This lunch briefing is co-hosted by the Brookings Institution's Africa Growth Initiative and the Center for Global Development at Rayburn House Office Building Room 2172. Registration is closed but you can email email@example.com for more information.
600 million people in Africa have no access to electricity and millions more have only minimal, sporadic access. This energy poverty has deadly consequences for health outcomes and inhibits economic growth, including by discouraging American and other foreign investment. Recognizing this challenge, the U.S. government’s Power Africa initiative is one effort to increase electricity access on the continent, leveraging private sector, multilateral, and other bilateral commitments. Now, the House and Senate have introduced the Electrify Africa Act (H.R. 2847 and S. 1933, respectively) to authorize longer-term U.S. assistance for expanding energy access and boosting power generation on the continent.
On Monday, September 28, the Brookings Africa Growth Initiative and the Center for Global Development will host an event to discuss risks and opportunities for U.S. support for energy access in Africa, how Electrify Africa might impact current efforts, and how the government can leverage the U.S. private sector to accomplish its goals.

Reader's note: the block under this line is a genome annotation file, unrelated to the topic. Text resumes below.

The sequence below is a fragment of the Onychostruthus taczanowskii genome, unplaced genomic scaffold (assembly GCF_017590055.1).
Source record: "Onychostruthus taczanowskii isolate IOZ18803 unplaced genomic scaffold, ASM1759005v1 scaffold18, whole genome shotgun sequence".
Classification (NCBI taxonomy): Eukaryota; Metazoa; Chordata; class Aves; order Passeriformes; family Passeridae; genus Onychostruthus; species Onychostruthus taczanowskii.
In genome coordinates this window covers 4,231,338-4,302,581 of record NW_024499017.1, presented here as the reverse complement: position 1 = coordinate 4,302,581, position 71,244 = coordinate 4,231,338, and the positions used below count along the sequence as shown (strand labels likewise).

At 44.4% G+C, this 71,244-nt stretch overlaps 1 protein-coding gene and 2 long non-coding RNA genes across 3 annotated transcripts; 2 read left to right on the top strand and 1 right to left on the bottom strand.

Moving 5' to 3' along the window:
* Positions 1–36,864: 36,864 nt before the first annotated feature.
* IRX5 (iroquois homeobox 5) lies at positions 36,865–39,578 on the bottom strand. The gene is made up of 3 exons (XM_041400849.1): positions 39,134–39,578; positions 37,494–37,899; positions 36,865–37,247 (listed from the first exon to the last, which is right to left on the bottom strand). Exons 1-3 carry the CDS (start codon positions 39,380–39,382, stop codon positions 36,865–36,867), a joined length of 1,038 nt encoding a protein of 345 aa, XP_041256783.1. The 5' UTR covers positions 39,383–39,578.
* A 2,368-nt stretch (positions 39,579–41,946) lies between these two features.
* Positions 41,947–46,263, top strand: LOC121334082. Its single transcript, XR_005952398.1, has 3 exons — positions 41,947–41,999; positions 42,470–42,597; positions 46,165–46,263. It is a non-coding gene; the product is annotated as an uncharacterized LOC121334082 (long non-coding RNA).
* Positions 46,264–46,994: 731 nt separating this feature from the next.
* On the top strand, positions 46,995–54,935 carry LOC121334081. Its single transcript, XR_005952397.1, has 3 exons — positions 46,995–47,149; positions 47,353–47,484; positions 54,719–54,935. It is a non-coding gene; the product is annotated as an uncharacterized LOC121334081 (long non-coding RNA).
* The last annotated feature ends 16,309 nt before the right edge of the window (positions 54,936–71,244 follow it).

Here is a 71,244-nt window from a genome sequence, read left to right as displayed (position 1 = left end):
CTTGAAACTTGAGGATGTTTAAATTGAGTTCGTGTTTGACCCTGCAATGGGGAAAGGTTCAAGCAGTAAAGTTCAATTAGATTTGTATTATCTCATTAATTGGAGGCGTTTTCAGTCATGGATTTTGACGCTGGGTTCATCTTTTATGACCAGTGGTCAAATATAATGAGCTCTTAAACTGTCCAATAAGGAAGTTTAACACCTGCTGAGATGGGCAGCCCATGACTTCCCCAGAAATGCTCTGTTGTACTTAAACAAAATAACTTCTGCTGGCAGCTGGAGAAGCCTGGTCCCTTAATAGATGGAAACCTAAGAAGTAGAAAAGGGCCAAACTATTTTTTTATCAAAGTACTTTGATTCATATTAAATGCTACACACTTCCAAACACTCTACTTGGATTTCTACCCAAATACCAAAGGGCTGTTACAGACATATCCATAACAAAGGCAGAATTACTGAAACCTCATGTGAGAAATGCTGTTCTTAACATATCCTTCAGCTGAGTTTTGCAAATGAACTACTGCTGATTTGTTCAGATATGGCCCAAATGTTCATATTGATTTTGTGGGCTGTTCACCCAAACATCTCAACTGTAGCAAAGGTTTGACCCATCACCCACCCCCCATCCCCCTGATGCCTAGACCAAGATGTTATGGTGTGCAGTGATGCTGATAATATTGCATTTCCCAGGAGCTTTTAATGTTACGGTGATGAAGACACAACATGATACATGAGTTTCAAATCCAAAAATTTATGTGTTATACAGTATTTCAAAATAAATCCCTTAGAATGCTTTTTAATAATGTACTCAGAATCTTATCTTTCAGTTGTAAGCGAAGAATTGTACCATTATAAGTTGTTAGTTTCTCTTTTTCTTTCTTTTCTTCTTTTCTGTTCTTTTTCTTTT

Nilmini Rubin, Senior Advisor for Global Economic Competitiveness, U.S. House Foreign Affairs Committee
Earl Gast, Former Assistant Administrator for Africa at the United States Agency for International Development (USAID) and current Senior International Advisor for Africa, Covington & Burling, LLP
Ben Leo, Senior Fellow and Director of Rethinking U.S. Development Policy Program, Center for Global Development
Bobby Pittman, Managing Director, Kupanda Capital
Amadou Sy, Director and Senior Fellow, Africa Growth Initiative, Brookings